The bus which comes from Downtown Detroit as far as Grosse Pointe turns round at the end of our street and makes its way back in accordance with some kind of irregular schedule. There may be a time table, but I don't think the buses keep to it. Sometimes we drive along the route and see people waiting for the bus—when we know there was not even a bus waiting to come. Old people, young people, black people, white people, frequently women with babies and children waiting in the blazing heat of summer or the cold of winter. Today it is 25 (-4) degrees. The further in to Detroit, the fewer the working street lights, and sometimes people are waiting in the dark.
The voice of reason tells me to harden my heart and drive right on by. We have all read enough newspaper accounts to convince us that the results of picking up unknown people can be fatal. Those stories are not mere urban legends. But there is enough Good Samaritan in me to make driving by a guilt ridden decision.
I was explaining my feelings one day to my daughters who practically exploded and told me to promise never to let my pity overcome my good sense. And they are quite right.
Or are they?
Posted by Beryl Ament at 6:54 PM
Wednesday, December 11, 2013
This week we received a letter from our nephew and godson Patrick. What a treat to be the recipient of a letter from a member of a generation not known for its writing skills. I have written before about Patrick and the help he still gives to his Peace Corps host family in South Africa. His letter contained family news, but he had much to say about Nelson Mandela. How I loved this paragraph:
I once almost had a "chance encounter with him (Mandela) but my love of food intervened. I had just gotten my yearly physical in 1998 in Pretoria at Peace Corps Headquarters. I was waiting for a friend to arrive when boredom overtook me—well, what do I do when I'm bored? I eat. So I took a walk, had some "Bobotie (editor can't read this) " and returned 30 minutes later. The security guard says, "Patrick, where have you been? The others got to meet Nelson Mandela!" Turns out Mandela made a surprise visit at the Hospital down the street to visit some sick childen, and the Peace Corps got wind of it!"
This got us to talking and trying to answer the question , "Have you ever met anyone famous?" I thought the answer was obvious and said that in 1962 I had visited some fancy place (the Albert Hall?) and received my B.A. from the Queen Mother. I curtsied. But in my mind's eye I envisaged a gracious old personage, looking like the Queen Mother before she died. Not the way she looked in 1962. Queen Mary? No, she died in 1952. Did I imagine the whole thing? Maybe.
Which leaves us with a question. Who was the most famous person you ever met?
Posted by Beryl Ament at 1:08 PM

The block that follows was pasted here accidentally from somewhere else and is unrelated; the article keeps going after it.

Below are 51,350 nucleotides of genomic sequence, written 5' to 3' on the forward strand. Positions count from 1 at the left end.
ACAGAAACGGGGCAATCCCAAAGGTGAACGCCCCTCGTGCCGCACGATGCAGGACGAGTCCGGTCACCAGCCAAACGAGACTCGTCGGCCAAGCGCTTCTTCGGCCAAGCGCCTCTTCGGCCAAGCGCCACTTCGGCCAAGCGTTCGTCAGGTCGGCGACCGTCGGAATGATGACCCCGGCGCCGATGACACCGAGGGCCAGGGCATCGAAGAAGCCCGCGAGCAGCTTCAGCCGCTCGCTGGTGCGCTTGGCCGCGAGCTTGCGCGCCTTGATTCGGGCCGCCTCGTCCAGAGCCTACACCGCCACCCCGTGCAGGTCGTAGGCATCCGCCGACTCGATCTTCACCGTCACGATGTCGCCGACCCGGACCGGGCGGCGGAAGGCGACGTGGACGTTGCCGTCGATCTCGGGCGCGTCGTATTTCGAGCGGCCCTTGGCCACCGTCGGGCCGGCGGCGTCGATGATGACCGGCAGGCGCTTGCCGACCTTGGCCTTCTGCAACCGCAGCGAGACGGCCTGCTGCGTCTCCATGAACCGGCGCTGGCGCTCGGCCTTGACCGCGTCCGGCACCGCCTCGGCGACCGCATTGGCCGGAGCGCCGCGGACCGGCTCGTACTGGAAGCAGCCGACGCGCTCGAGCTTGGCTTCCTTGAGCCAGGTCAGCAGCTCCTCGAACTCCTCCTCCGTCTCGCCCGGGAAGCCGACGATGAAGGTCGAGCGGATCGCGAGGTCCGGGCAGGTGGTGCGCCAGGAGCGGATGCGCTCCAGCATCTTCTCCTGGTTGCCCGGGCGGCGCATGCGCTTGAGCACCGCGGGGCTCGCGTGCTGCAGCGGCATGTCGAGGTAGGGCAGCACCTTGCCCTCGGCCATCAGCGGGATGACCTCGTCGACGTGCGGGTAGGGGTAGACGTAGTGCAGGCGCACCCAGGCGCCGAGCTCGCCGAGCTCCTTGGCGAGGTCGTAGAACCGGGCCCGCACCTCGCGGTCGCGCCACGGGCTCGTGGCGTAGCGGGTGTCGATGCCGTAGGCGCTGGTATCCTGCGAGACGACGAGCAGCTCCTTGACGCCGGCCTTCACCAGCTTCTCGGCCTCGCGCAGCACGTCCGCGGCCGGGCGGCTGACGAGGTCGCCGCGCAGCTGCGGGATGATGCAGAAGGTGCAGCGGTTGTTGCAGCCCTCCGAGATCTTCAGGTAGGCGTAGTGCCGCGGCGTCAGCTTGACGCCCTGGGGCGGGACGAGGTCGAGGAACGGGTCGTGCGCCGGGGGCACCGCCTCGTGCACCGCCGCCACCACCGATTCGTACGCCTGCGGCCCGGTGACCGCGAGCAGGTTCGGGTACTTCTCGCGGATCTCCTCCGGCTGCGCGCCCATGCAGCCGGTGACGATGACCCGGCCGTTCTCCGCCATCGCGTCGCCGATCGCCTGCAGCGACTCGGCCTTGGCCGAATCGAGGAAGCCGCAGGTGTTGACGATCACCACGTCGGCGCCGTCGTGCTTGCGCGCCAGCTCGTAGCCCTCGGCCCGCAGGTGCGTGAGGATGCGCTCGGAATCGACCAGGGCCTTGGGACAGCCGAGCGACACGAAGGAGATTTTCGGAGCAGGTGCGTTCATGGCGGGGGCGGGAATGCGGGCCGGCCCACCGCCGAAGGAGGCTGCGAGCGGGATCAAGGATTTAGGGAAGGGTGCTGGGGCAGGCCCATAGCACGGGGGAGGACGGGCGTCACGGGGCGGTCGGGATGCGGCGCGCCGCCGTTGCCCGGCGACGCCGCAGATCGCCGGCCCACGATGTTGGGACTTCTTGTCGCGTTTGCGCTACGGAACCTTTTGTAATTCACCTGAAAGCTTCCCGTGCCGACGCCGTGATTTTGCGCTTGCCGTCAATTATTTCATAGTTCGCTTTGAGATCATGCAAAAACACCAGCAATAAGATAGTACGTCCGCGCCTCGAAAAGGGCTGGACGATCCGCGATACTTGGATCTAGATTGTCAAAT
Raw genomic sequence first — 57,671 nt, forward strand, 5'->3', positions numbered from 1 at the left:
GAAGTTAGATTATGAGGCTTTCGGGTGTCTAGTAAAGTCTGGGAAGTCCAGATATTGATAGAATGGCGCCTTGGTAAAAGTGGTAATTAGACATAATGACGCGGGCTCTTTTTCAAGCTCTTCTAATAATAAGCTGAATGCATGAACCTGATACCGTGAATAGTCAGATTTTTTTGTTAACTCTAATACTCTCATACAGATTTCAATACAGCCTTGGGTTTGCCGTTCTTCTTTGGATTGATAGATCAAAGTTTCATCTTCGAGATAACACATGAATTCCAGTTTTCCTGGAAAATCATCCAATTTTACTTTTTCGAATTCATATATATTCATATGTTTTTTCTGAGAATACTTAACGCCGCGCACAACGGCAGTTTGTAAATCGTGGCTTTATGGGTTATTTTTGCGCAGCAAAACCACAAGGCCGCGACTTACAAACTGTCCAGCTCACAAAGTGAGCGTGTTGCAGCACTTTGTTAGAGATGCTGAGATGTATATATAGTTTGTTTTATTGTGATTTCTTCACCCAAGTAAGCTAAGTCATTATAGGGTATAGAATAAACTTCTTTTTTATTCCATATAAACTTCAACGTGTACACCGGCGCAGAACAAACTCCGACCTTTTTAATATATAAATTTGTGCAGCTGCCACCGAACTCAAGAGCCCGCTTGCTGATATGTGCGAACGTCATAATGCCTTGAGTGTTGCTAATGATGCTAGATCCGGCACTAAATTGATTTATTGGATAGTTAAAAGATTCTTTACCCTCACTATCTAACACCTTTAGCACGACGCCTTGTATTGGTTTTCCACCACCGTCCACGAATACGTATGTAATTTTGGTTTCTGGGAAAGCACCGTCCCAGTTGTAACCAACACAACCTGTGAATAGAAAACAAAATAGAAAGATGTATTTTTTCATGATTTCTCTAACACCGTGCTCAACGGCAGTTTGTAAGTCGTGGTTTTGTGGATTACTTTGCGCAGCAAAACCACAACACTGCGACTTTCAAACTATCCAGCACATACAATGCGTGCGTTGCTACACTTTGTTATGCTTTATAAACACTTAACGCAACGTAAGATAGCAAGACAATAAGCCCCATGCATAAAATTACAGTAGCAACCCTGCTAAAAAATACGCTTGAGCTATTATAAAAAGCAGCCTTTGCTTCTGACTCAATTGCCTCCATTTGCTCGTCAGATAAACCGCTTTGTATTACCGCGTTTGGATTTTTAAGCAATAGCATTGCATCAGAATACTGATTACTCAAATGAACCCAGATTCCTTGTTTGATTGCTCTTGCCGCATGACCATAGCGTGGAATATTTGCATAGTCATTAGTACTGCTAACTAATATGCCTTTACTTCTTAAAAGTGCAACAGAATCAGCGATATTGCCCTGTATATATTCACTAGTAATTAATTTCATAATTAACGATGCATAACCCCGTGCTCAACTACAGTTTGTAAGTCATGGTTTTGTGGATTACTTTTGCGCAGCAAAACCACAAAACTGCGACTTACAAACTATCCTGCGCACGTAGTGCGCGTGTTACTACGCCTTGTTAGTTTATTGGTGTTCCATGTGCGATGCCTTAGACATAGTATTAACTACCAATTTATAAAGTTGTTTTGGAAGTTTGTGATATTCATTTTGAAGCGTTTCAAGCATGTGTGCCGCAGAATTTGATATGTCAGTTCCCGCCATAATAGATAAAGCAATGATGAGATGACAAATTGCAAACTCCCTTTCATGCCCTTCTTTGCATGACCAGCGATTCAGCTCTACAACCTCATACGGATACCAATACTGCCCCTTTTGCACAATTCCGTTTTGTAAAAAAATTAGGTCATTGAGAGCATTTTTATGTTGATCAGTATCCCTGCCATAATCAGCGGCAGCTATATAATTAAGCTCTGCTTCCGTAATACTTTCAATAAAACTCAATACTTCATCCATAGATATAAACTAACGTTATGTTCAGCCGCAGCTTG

Sunday, December 08, 2013
On Thursday NBC aired a three-hour live broadcast of "The Sound of Music". Carrie Underwood (who seemed quite the favorite of Simon Cowell when she appeared on American Idol) played the role of Maria, sending shockwaves through an entire community of Julie Andrews' fans. Not surprising that a number of critics, my daughters included, did not think much of her or the production in general. I quite enjoyed it, in part because I was just a little tired of Julie Andrews. Good, yes, but in need of a refresh. My restless brain, or what passes for one, went back maybe sixty years to the Billy Cotton Band Show, a radio program we always listened to after Sunday lunch. It was a kind of cockney Lawrence Welk show, always introduced by Billy's trademark call of "Wakey wakey!" You can get a taste of the experience in this clip. I wonder how many other people remember his Sunday show? I also remember he frequently had a trio of guests, always introduced as Ted and Barbara Andrews and their little daughter Julie. Perhaps if I spent more time I could unearth this on YouTube. I did, however, find a duet starring Ted and Julie. She was 13 at the time, just the age of a newer singing sensation, Jackie Evancho.
Now my brain moves laterally to a pro-duction of this musical in which I was more intimately involved. The St. Ambrose Community Players' production in 1979. I was stage manager and my daughter Kate played Brigitta in half the performances. I truly believe this was a phenomenal theatre group. We had a gifted director who undertook several productions and the actors were members of the church with varying degrees of skill—but loads of enthusiasm. We did allow the occasional outsider—we got our Maria from outside the parish—and in this production the Mother Superior came to us from a neighboring parish and one of our most tuneful nuns was jewish. I had never stage managed before and the whole job was harder because we moved from our little wooden hall to a real theatre with curtains and flies and what have you. But we did it . . . and a lot of fun it was.
My brain flits around, doesn't it? But if NBC wants to do a production of Oklahoma next year, I can teach them a lot about making costumes on the cheap.
Posted by Beryl Ament at 7:43 PM